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Refugee who first fled Afghanistan then Trump’s America graduates U of T with goal to help others

By Noushin Ziafati

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    TORONTO (CTV Network) — Omer Malikyar set two goals for himself when he set foot in Canada — to give back to the community he’s from and to get a proper education.

And the Afghan refugee is achieving those goals one after the other.

Back home in Ghazni, Afghanistan, Malikyar was big on community work. He and his friends created a summer camp where they taught people about their rights, how women can contribute to society and about gender equality.

But after his human rights work caught the attention of Islamic extremists, Malikyar feared for his safety, which led him to make the difficult decision at the age of 19 to flee Afghanistan and head to the United States.

“It wasn’t safe for me anymore, so I had to leave the country,” Malikyar told CTV’s Your Morning on Thursday.

However, his stay in the U.S. didn’t last long. He arrived in the country in 2018, during the Donald Trump administration, and Malikyar said it “wasn’t a good idea for me to stay” because of the then-president’s anti-immigration agenda.

During his month-long stay in the U.S., Malikyar heard his hometown was under attack by the Taliban, so he reckoned his next best option would be to cross into Canada through Roxham Road and claim asylum. And so he did.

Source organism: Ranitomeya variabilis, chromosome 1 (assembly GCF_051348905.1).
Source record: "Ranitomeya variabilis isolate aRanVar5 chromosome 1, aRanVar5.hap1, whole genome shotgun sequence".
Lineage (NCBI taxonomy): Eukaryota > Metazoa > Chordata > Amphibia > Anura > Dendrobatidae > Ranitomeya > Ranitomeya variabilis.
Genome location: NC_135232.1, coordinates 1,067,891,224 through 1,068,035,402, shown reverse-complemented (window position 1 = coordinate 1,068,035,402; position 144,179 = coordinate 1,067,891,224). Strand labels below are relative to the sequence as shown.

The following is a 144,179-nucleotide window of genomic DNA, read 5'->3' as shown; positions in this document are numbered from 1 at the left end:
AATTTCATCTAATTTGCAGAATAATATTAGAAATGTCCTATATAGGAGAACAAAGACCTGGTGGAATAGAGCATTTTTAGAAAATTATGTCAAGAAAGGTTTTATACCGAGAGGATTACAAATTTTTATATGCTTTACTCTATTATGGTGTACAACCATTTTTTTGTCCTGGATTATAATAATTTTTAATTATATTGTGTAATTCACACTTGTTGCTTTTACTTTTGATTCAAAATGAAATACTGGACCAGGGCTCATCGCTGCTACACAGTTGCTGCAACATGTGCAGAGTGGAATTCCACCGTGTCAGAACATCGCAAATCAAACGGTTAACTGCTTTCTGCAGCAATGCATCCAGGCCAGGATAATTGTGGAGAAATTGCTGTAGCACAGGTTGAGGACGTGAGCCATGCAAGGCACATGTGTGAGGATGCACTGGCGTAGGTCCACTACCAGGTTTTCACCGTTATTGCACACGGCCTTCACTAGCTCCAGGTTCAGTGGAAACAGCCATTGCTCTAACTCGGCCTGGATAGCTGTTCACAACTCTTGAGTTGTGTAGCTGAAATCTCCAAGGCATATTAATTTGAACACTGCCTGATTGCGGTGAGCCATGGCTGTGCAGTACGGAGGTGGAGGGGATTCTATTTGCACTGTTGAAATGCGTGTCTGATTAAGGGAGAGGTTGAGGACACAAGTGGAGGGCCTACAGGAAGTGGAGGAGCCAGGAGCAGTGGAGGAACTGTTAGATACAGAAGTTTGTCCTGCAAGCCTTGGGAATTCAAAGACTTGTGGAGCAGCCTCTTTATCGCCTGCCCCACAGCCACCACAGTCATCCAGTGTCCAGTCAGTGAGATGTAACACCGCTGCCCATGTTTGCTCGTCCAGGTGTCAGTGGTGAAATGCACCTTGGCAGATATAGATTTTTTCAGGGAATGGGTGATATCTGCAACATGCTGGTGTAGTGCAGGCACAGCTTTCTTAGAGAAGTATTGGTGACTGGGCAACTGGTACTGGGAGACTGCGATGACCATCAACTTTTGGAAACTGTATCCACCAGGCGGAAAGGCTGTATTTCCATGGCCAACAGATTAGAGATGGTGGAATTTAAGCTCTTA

“It was stressful for me, coming from Afghanistan and knowing no one in Canada,” Malikyar said. ”But I’m glad the whole asylum process happened smoothly.”

Once he arrived in Canada, Malikyar set his sights on pursuing post-secondary education and giving back to other Afghans.

He returned to high school to complete Grade 12 in order to be accepted into a Canadian university. When he landed a spot at the University of Toronto, he poured his energy into his studies while simultaneously mentoring young refugees.

Malikyar also created U of T’s Afghan Students Association, took part in the university’s Summer Abroad program in Germany, where he met and spoke with Afghan refugees in Europe, and attended talks at the European Union commission in Brussels to learn about that organization’s approach to migration and refugee accommodation.

All his hard work paid off this month, when he graduated from U of T with a double major in political science and Canadian studies.

“It was a happy moment for me,” Malikyar said of the occasion.

In September, Malikyar plans to continue his studies at U of T, where he’ll be pursuing his master’s degree at the Munk School of Global Affairs and Public Policy.

He’s also an active volunteer with Children Without Borders, helping children in Afghanistan receive educational opportunities, and mentors young refugees as they navigate new lives in Canada through the Afghan Youth Development and Engagement Initiative.

Although his parents couldn’t be physically present for his convocation and his other accomplishments in Canada, Malikyar said they’re happily watching him achieve his goals from afar.

“They’re so proud,” he said.

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